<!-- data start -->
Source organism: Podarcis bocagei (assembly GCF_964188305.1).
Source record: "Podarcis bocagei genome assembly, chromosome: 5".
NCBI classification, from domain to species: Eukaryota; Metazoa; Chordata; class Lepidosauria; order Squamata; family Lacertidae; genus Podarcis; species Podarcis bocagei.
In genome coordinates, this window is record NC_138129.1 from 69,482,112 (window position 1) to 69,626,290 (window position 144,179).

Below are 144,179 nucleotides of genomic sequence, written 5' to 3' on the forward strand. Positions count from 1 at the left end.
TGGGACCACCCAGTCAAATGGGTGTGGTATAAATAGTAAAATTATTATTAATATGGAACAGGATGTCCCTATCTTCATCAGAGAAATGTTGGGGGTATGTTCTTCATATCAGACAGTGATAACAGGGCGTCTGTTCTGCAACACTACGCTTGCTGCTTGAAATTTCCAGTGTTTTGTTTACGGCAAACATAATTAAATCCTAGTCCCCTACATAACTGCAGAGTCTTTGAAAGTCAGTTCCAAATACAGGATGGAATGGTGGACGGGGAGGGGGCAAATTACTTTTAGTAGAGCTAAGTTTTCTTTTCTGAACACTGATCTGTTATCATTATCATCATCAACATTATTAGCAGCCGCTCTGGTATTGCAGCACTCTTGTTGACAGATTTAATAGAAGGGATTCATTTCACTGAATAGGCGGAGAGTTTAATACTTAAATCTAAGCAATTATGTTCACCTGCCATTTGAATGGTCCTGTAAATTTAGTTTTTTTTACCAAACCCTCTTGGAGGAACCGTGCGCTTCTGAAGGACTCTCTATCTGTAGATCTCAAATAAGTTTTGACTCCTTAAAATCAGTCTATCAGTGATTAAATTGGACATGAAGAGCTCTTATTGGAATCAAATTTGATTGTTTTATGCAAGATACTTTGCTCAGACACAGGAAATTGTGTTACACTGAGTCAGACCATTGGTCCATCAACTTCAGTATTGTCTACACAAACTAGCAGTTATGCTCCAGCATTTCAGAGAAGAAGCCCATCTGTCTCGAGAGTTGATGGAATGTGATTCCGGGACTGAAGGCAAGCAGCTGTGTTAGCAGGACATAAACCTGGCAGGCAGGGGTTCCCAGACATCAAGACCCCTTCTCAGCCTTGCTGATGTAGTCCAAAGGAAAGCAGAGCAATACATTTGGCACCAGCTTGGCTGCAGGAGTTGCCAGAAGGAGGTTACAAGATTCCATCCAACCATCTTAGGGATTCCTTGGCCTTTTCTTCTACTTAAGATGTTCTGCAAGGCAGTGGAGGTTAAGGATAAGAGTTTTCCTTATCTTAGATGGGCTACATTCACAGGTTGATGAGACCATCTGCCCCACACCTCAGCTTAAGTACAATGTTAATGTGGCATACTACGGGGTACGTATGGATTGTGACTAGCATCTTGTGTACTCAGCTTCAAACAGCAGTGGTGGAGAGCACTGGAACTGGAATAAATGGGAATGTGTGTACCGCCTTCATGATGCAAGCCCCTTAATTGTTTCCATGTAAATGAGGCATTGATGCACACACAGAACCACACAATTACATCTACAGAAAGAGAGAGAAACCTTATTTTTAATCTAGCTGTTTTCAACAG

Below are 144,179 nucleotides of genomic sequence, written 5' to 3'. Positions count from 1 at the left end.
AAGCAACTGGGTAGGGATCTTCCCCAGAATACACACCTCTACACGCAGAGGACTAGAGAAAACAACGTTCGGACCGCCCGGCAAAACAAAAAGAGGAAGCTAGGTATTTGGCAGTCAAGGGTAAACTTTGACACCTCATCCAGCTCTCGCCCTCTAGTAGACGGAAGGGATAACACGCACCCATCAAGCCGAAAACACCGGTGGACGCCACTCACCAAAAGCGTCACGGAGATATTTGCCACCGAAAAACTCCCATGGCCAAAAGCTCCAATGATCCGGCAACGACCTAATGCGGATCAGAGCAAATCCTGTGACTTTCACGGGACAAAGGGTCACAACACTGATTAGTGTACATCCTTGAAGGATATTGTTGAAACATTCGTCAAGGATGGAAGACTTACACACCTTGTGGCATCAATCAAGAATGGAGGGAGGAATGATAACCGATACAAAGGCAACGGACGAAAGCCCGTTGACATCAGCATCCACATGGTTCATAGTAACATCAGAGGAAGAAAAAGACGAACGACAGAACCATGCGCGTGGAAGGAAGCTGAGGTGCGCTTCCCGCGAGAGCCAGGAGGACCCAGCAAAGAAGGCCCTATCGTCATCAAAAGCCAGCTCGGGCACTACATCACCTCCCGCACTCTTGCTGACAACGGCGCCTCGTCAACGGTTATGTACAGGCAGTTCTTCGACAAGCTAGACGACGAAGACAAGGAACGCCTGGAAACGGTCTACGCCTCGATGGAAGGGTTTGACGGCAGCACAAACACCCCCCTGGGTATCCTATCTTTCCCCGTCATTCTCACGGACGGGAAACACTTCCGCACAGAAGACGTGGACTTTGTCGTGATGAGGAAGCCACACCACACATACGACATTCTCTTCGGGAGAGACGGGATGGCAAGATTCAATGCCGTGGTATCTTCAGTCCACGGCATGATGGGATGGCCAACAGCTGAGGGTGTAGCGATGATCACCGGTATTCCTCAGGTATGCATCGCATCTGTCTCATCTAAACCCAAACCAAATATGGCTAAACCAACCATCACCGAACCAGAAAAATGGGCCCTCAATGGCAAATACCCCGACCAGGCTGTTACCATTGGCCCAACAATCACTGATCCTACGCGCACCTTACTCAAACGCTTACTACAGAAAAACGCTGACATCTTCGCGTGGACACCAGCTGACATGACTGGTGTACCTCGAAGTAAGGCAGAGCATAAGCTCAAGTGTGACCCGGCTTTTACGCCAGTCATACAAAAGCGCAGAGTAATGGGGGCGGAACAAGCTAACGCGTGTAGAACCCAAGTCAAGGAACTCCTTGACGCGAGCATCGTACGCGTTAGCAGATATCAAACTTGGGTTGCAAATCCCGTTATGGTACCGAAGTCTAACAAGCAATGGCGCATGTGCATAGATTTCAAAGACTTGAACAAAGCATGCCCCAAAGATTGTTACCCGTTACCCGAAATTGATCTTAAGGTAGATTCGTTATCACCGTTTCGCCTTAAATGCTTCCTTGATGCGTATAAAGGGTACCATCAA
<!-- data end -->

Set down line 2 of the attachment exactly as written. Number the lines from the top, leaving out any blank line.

Source record: "Podarcis bocagei genome assembly, chromosome: 5".